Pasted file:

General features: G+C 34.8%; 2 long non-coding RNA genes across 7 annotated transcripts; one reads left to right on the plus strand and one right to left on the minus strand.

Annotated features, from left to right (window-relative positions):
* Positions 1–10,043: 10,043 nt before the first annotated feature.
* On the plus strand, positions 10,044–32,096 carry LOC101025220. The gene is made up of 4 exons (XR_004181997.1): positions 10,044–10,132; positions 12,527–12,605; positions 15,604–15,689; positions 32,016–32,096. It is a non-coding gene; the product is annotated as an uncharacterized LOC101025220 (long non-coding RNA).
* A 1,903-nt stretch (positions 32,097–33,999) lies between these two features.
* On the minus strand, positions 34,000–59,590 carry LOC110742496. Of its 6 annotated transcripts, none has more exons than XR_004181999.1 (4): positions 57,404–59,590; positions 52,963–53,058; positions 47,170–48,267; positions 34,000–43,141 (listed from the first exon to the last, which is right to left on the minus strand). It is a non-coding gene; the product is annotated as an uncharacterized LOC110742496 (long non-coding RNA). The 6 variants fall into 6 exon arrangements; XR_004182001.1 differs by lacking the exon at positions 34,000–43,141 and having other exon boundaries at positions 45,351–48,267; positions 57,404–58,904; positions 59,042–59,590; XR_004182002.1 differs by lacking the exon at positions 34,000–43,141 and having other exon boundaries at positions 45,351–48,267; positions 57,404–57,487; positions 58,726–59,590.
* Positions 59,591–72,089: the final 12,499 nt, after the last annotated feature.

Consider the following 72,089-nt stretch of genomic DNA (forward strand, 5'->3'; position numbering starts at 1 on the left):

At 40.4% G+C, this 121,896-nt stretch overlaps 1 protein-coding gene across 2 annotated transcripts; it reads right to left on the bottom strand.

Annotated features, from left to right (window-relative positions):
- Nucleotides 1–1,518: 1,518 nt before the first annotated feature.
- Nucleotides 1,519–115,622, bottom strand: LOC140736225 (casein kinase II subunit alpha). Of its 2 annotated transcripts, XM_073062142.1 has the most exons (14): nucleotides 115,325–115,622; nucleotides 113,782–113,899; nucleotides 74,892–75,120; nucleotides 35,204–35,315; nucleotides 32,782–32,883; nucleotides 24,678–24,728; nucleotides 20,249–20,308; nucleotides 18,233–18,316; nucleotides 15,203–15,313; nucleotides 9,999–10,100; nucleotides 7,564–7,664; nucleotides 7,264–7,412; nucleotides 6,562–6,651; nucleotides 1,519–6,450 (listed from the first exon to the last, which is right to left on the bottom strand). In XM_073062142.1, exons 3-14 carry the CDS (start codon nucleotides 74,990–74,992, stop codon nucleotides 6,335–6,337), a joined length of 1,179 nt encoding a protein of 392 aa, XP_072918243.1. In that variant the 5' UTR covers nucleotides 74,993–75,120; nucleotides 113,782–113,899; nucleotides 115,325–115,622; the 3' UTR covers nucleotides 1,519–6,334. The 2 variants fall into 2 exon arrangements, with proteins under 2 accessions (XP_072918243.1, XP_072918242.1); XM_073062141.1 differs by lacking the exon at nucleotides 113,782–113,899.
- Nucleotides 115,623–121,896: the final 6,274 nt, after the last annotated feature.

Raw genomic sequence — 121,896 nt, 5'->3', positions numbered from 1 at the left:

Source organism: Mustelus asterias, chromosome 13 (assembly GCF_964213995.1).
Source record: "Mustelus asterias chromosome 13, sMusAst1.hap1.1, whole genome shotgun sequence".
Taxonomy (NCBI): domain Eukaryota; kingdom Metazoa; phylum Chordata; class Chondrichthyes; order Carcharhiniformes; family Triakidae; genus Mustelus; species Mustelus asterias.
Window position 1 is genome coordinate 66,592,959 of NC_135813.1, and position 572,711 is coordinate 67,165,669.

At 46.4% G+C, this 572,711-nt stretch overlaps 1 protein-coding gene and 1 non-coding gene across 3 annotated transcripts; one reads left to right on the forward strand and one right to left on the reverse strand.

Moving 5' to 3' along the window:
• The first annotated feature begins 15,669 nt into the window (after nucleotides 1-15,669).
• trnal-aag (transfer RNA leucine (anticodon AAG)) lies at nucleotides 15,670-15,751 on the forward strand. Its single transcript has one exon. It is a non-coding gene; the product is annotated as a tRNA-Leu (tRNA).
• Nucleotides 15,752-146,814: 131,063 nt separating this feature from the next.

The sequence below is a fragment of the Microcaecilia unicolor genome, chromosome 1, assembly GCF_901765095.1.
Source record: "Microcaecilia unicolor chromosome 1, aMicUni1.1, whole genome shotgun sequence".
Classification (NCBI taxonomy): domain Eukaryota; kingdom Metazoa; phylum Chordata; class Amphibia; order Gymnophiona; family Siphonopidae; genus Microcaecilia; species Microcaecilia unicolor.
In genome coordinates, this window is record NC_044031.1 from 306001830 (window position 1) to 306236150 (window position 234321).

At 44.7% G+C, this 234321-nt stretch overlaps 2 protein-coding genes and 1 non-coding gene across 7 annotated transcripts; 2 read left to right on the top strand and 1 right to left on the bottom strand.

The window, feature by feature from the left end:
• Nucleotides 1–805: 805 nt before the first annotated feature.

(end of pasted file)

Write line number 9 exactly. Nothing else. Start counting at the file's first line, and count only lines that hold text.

At 40.4% G+C, this 121,896-nt stretch overlaps 1 protein-coding gene across 2 annotated transcripts; it reads right to left on the bottom strand.